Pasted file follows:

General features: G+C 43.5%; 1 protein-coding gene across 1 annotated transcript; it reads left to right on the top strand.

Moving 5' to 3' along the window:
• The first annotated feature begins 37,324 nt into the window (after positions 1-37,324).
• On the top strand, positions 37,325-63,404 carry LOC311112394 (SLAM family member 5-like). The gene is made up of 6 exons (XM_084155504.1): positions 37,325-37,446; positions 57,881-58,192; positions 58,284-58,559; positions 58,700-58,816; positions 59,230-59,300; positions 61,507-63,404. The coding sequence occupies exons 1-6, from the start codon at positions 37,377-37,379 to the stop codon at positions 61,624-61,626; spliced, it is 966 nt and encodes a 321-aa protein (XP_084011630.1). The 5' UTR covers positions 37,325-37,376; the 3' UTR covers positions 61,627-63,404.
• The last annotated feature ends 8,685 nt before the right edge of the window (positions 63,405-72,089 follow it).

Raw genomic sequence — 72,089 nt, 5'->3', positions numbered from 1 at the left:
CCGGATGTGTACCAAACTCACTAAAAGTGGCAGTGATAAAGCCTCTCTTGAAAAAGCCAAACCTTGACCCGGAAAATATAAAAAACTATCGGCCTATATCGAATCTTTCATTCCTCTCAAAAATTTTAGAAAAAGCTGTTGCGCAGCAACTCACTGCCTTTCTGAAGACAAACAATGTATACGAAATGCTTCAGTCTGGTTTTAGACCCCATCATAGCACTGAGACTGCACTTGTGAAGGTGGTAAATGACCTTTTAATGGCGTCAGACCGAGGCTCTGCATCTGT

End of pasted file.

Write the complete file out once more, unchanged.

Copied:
General features: G+C 43.5%; 1 protein-coding gene across 1 annotated transcript; it reads left to right on the top strand.

Moving 5' to 3' along the window:
• The first annotated feature begins 37,324 nt into the window (after positions 1-37,324).
• On the top strand, positions 37,325-63,404 carry LOC311112394 (SLAM family member 5-like). The gene is made up of 6 exons (XM_084155504.1): positions 37,325-37,446; positions 57,881-58,192; positions 58,284-58,559; positions 58,700-58,816; positions 59,230-59,300; positions 61,507-63,404. The coding sequence occupies exons 1-6, from the start codon at positions 37,377-37,379 to the stop codon at positions 61,624-61,626; spliced, it is 966 nt and encodes a 321-aa protein (XP_084011630.1). The 5' UTR covers positions 37,325-37,376; the 3' UTR covers positions 61,627-63,404.
• The last annotated feature ends 8,685 nt before the right edge of the window (positions 63,405-72,089 follow it).

Raw genomic sequence — 72,089 nt, 5'->3', positions numbered from 1 at the left:
CCGGATGTGTACCAAACTCACTAAAAGTGGCAGTGATAAAGCCTCTCTTGAAAAAGCCAAACCTTGACCCGGAAAATATAAAAAACTATCGGCCTATATCGAATCTTTCATTCCTCTCAAAAATTTTAGAAAAAGCTGTTGCGCAGCAACTCACTGCCTTTCTGAAGACAAACAATGTATACGAAATGCTTCAGTCTGGTTTTAGACCCCATCATAGCACTGAGACTGCACTTGTGAAGGTGGTAAATGACCTTTTAATGGCGTCAGACCGAGGCTCTGCATCTGT